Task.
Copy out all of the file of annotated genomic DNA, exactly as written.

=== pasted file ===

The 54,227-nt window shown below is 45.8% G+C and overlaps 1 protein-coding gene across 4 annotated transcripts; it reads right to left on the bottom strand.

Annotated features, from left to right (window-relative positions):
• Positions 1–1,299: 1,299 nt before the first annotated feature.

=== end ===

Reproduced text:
The 54,227-nt window shown below is 45.8% G+C and overlaps 1 protein-coding gene across 4 annotated transcripts; it reads right to left on the bottom strand.

Annotated features, from left to right (window-relative positions):
• Positions 1–1,299: 1,299 nt before the first annotated feature.